Jumping in surprise, Shane's hand fumbled across his night table, looking for the light. It clicked on, blinding him momentarily, but he forced his eyes open. Andy was lying beside him and no one else was in the room, but between the bed and the window which he thought he’d closed were wet bare footprints.

Between the bed and the window which he thought he'd closed were wet, bare footprints.


“You’re going to scare your brother, Shane.”

“Mom, it’s true!” The boys were eating breakfast, Shane recounting the events of the night before, with Andy’s eyes growing steadily wider.

“Sweetie, we’ve all been dealing with things our own way. I know that you’ve been under a lot of stress. We all have. Daddy being gone has affected all of us. I’ve had bad dreams, too.” She lowered the pan she was holding. “Don’t make that face at me. I’m not saying I don’t believe you saw something, but it was a dream. No one came into the house. Here, finish this bacon...”


“Shane!” Her voice had a new edge to it and she rubbed the back of her hand over her eyes. “Don’t. Ok? We have to make the best of this. We are safe here. No one is breaking into our home. What happened to your father...” She sighed and put the pan back on the stove. “Come here. Both of you.” Holding out her arms, she waited for them to stand and then pulled them close.

“We’re safe here. Trust me. I’m here with you and Daddy’s watching over all of us, ok?” She lowered her chin and looked them each in the eye. “We’re going to be alright.”

“Ok,” Shane said, allowing himself to lean against her for a moment and running his hand through Andy’s hair. “I guess maybe it was a dream.”

After they finished eating and cleaning the dishes, the boys went outside and found themselves on the path to the lake without even thinking. “I wanna go in the water!” Andy called, breaking into a run. Shane grabbed at his shoulder, missing, then called after him as Andy raced away. Not wanting to lose sight of him, he had no choice but to run after him, amazed at how fast such little legs could be.

When he reached the lake, he saw Andy, already shirtless and kicking off his shoes. He ran up to him, grabbing his arm as the boy was about to pull off his shorts. “No, we’re not going in the water right now.”

“I wanna swim!”

Shane was still struggling with his brother when he heard a voice coming from the lake. He turned to see a young girl standing there, the water up to her waist. She was topless, perhaps even naked, with her long wet hair plastered against her body. “Play with me,” she said again, reaching toward them.

Shane felt a chill run through his body. He grabbed Andy roughly, forcing him away from the lake and back toward the trail. He stooped and grabbed the boy's shirt and shoes, following behind him. “Go!” he said, louder than he had intended. When he paused to look back, the girl was gone.


“I miss Daddy,” Andy said, lying beside Shane. The two were lying in Shane’s bed. A flashlight was on the night table, pointed at the ceiling, giving them a little light to see each other but not enough for their mother to see from her room.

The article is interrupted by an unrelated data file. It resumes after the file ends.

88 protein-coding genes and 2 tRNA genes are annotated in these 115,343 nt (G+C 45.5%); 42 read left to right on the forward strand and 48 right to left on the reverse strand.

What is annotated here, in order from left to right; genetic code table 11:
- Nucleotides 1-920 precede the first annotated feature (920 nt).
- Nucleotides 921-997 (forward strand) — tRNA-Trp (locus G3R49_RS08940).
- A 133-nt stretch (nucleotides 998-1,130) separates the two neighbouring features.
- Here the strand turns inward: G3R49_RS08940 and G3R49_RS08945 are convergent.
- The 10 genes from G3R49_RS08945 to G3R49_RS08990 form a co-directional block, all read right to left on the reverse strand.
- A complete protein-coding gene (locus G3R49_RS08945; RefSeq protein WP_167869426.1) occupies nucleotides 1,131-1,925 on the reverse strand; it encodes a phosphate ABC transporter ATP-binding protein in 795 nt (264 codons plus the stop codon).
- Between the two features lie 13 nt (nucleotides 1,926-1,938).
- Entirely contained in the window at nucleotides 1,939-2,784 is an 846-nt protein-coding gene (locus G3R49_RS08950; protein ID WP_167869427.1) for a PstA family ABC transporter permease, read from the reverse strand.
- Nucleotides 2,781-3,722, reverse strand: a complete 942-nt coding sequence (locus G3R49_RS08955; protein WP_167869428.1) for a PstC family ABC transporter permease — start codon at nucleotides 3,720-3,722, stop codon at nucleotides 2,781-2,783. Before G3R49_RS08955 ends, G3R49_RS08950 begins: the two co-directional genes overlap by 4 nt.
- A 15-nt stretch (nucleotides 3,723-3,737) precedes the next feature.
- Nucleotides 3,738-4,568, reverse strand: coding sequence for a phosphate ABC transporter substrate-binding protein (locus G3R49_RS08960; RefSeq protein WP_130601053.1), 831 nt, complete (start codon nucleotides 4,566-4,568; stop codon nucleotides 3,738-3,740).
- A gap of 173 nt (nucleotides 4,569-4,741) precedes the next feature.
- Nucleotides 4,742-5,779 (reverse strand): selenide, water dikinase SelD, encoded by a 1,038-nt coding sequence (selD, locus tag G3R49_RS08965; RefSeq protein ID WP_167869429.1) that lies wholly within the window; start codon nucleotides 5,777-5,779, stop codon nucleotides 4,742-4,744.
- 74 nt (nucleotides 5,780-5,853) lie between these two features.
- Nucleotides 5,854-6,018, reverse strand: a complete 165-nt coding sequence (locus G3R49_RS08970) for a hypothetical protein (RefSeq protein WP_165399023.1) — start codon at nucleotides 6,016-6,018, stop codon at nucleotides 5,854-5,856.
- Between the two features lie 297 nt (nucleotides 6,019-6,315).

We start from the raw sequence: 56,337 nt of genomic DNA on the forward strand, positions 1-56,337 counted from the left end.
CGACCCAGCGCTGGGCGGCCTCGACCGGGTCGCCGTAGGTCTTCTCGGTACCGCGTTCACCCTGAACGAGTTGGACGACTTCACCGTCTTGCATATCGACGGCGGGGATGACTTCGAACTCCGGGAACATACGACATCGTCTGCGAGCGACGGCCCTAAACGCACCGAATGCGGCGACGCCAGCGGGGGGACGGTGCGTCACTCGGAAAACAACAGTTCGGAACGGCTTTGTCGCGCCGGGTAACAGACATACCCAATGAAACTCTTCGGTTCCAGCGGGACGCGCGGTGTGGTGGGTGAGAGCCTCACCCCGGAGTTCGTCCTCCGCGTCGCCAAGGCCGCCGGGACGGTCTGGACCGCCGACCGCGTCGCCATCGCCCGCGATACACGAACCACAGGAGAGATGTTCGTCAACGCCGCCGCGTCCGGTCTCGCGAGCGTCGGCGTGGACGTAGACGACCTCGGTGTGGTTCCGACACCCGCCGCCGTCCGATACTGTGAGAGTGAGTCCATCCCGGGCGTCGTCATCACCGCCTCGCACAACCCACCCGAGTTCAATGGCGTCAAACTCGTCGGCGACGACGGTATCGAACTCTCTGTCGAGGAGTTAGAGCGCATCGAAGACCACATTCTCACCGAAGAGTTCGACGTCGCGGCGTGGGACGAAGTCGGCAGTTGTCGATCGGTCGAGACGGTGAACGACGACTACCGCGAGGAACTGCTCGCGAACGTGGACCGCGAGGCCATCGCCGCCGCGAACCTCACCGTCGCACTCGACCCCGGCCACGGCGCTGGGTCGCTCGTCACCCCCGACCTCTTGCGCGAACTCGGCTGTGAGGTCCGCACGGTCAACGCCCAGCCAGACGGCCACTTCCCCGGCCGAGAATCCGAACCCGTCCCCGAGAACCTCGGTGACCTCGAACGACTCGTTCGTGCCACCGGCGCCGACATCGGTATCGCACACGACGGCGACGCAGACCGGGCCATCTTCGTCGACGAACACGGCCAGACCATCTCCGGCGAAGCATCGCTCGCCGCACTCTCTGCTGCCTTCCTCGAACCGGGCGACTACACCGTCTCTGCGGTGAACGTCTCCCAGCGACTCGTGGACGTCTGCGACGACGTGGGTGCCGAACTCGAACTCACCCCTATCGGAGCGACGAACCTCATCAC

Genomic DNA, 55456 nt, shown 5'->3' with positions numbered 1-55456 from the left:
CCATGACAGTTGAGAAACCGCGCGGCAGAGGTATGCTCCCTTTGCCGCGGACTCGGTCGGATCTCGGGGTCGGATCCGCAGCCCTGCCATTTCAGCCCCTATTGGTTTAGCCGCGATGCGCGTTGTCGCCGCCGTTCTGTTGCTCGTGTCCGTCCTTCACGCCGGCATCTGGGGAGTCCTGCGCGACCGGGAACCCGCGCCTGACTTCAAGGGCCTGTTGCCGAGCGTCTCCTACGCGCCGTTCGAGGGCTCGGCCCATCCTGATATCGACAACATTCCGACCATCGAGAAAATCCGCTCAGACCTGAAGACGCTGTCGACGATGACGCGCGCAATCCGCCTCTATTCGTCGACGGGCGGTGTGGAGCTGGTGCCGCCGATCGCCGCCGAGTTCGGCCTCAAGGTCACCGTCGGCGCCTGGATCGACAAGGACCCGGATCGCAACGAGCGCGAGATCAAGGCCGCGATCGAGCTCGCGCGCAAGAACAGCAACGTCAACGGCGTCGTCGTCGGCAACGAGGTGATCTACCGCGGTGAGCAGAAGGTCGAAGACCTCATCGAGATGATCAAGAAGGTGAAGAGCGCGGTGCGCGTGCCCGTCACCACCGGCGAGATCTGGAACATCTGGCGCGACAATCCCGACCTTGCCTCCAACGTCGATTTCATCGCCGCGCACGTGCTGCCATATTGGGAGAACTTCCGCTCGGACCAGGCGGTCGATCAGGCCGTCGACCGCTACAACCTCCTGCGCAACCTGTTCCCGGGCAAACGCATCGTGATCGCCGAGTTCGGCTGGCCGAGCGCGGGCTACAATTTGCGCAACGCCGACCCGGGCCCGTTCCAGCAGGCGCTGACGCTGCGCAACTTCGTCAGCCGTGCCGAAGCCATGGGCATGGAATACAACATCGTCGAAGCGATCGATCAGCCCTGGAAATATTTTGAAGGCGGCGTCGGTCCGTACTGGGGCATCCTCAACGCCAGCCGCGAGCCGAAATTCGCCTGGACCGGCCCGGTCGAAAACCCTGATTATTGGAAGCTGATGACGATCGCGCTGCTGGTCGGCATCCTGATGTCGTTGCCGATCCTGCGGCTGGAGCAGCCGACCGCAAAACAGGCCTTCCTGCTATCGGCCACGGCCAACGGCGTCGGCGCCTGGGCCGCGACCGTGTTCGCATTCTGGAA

“Me, too. But he’s not really gone, right?” Andy nodded. “Daddy will always be watching over us, keeping us safe.”

“How can he do that if he’s not here.”

“Because,” Shane said, but paused to think. “Because he’s inside of us. He’s in you and he’s in me. He has you look after me, and has me look after you. You know that I’ll never let anything happen to you, right?” Andy nodded again. “Neither will Mom. We all look after each other now, like Daddy used to. Now, do you want me to finish reading you the book? Yeah?” He smiled as his brother curled up closer to him.

"Do you want me to finish reading you the book?"

When he woke several hours later, the book was laying open across his chest and the flashlight was still on. He’d fallen asleep reading. He stretched and then sat up straight, realizing Andy was gone.

He looked around the room as if he could be hidden somewhere, but then climbed out of his bed, grabbing the flashlight. Was the window open? No, but he felt cold.

Walking quickly to his brother’s room, he opened the door and peeked in.

He wasn’t there.

The chill in his bones growing more intense, he checked the bathroom. Empty. He ran to his mother’s room, hoping Andy had gone to cuddle with her, but he hadn’t. Shaking her frantically and calling out, Shane couldn’t wake her. Had she taken her sleeping pills? He went back into the hall, breathing hard.

He stepped in something wet.

Muddy bare footprints.

The lake.

Turning and running from the house, he flew down the trail toward the water, stones and twigs digging into his feet, the spot of light from his flashlight dancing maniacally before him.

As he reached the lake, he saw Andy, just entering the water, his pajamas laying on the ground.

The girl was there, reaching out to him. “Play with me.” Her voice carried effortlessly across the still night air, now devoid of any other sound.

Shane raced down to the water, grabbing his brother’s arm seconds before Andy could take the girl’s hand. He pulled him back violently, thrusting him toward the shore. Andy stumbled and fell, seemingly in a daze.

“Go!” Shane screamed at him, but the boy seemed to be sleepwalking. He felt the girl’s hand on his shoulder, pulling him. “Andy, go!”

“Play with me...” Her other hand slid around his waist.

Shane struggled to break free, but he felt himself being pulled into the water. Andy was still simply standing there, oblivious to everything. Shane fought. The water was up to his chest. He had to protect his brother.

“Someone must play with me...”

Shane tried again to break free, seeing Andy stepping back into the water. He closed his eyes, tears spilling onto his cheek. “I’ll play with you. Let him go.”


Andy was calling his name. Shane opened his eyes to see the boy, awake now and crying.

“Andy, go!”

The girl was dragging him deeper. The water was to his neck, but Shane had stopped fighting. His strength was leaving his body. “You’re safe Andy! Go! I’m keeping you safe!”

Shane saw his brother turn and run back up the trail, yelling for their mother.

The water swept over Shane’s face.

And the lake was cold.


Craig Williams

I mistakenly gave up my dream of writing several years ago, but the fire has been rekindled. I am still quite rusty, but I hope you like what I share. If you do, a ❤️ would be appreciated and a tip would be massive encouragement.

Read next: The Barn